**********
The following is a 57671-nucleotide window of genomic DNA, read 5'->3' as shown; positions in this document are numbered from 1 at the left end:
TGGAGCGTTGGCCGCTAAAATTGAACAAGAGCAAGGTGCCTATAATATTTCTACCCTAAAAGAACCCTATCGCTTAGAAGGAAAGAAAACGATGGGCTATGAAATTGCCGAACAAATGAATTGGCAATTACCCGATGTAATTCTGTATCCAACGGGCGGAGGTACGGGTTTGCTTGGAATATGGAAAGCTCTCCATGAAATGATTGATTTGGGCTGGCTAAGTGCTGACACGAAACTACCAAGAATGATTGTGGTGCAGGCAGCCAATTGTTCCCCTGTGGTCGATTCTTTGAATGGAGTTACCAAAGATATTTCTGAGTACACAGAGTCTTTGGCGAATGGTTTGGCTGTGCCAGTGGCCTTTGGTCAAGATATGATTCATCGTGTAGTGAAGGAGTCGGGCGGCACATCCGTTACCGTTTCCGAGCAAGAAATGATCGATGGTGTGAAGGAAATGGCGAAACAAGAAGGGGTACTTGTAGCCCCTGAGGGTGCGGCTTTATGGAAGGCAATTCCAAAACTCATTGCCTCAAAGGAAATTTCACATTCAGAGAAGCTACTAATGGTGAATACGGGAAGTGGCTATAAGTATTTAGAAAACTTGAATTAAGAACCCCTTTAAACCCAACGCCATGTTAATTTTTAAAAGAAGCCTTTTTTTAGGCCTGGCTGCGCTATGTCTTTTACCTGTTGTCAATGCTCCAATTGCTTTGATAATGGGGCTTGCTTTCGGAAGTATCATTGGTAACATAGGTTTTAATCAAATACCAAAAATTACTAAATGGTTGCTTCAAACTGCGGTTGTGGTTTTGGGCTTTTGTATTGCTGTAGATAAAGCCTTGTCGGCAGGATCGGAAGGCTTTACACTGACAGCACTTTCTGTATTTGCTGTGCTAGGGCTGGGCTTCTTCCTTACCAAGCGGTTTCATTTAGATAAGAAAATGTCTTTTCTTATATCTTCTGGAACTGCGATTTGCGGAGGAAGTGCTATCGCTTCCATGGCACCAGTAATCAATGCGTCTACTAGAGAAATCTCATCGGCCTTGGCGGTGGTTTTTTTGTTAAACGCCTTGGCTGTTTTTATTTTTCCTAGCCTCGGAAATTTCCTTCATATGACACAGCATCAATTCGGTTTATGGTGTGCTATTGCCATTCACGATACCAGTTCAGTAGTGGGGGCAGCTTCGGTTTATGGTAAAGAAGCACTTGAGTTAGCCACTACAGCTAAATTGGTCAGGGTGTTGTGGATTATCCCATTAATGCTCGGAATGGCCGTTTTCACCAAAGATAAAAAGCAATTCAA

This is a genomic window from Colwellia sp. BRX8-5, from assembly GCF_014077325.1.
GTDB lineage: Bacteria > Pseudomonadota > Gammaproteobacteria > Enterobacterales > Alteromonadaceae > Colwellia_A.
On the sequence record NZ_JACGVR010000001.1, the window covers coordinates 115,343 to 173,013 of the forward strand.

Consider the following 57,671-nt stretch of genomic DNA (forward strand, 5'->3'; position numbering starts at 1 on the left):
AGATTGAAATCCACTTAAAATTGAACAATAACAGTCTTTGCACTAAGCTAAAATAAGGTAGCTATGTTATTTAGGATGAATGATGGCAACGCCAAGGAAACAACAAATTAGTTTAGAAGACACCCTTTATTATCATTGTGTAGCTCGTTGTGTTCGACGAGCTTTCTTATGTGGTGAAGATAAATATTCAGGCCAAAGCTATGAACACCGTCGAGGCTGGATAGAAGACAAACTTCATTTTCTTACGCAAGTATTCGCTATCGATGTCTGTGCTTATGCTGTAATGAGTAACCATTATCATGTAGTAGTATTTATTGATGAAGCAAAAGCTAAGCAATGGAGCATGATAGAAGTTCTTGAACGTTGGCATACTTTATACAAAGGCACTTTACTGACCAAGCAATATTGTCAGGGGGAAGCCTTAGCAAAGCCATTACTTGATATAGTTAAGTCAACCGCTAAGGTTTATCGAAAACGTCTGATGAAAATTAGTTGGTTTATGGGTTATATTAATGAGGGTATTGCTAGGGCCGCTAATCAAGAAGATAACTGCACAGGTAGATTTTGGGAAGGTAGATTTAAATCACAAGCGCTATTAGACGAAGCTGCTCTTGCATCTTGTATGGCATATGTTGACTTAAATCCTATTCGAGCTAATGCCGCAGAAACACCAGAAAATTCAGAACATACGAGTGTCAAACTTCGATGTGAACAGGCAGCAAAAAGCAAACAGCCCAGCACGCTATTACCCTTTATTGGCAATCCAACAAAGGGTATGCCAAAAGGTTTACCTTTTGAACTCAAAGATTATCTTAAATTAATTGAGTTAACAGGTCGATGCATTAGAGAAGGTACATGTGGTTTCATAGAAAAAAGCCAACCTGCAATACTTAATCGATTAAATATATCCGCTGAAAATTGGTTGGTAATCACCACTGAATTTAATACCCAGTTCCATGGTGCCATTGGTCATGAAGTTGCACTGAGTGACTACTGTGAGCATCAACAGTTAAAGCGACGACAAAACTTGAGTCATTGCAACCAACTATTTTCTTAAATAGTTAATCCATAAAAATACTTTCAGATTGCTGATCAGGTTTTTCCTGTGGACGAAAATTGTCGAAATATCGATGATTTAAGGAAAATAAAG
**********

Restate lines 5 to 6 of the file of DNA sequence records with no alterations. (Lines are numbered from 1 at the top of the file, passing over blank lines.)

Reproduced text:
On the sequence record NZ_JACGVR010000001.1, the window covers coordinates 115,343 to 173,013 of the forward strand.

Consider the following 57,671-nt stretch of genomic DNA (forward strand, 5'->3'; position numbering starts at 1 on the left):